A neighbor, coworker, and the merely curious now have unprecedented and often free access to information about people through online sources. Does the person have a firearm? Rent a post office box? Own a valuable property? The answer is probably available online. Unlike the days when people had to rummage through dusty files in courthouses, digitization means that the data can be accessed from anywhere.
People search engine sites such as Spokeo and Zoominfo collect every mention of a person in the media, every speech he or she makes, every publicly shared presentation. Data brokers collect information on people and sell it, often organized by demographic profile. Sometimes these data are incomplete or inaccurate. There have been horror stories of consumers who were unable to correct or explain their entries in privately run database systems. Increasingly, personal data are being indexed by identifiers such as the customary email address, which has become an alternative to government-issued identification numbers, whose use may be restricted.
Not content with stalking people in the virtual world, individuals are now flying inexpensive quadcopter drones to snoop on their neighbors. These unmanned aerial vehicles recently came under regulation in the United States, though the rules are fairly loose and difficult to enforce. Other people are wearing bodycams, much like police officers, and recording every interaction they have. Even people who eschew such technology usually carry smartphones, which increasingly are pulled out the minute something interesting happens, creating a full audio and video record that can be shared online.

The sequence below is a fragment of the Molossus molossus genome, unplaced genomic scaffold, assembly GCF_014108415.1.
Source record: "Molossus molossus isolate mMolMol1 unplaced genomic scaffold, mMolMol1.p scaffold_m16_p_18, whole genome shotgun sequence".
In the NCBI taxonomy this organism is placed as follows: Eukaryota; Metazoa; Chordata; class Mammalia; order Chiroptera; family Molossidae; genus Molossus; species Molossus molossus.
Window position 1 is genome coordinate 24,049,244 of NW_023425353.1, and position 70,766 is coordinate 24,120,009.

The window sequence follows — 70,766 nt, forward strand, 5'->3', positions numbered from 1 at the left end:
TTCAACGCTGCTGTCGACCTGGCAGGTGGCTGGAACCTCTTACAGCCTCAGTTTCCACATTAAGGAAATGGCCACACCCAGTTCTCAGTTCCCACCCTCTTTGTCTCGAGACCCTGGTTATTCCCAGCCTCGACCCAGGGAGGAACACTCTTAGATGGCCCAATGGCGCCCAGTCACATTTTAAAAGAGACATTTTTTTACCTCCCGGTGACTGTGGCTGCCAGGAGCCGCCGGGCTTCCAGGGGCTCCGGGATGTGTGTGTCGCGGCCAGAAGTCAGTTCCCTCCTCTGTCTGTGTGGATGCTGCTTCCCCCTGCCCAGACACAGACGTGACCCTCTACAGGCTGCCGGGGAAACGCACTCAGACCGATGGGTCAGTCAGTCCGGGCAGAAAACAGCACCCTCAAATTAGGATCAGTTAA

One of the biggest concerns of privacy experts is how data collected now might be used in the future. Just as DNA forensics have solved old murder cases, future data analysis technology, combined with changing social norms, may imperil personal privacy.
Predicted advances in health technologies, such as personalized medicine, suggest the advent of a world in which privacy will be the exception rather than the rule. The population will need to decide whether the good things offered by technology outweigh the increasing creeping into personal privacy that comes with it.
Thomas P. Keenan
See also Cybermarketing ; Drones, Commercial Applications of ; E-Government ; Law and Digital Technology ; Privacy, Internet
Angwin, Julia. Dragnet Nation: A Quest for Privacy, Security, and Freedom in a World of Relentless Surveillance. New York, NY: Times Books, 2014.
Keenan, Thomas P. Technocreep: The Surrender of Privacy and the Capitalization of Intimacy. Vancouver, British Columbia, Canada: Greystone Books, 2014.
Nissenbaum, Helen. Privacy in Context: Technology, Policy, and the Integrity of Social Life. Stanford, CA: Stanford University Press, 2010.
Schneier, Bruce. Beyond Fear: Thinking Sensibly About Security in an Uncertain World. New York, NY: Copernicus, 2003.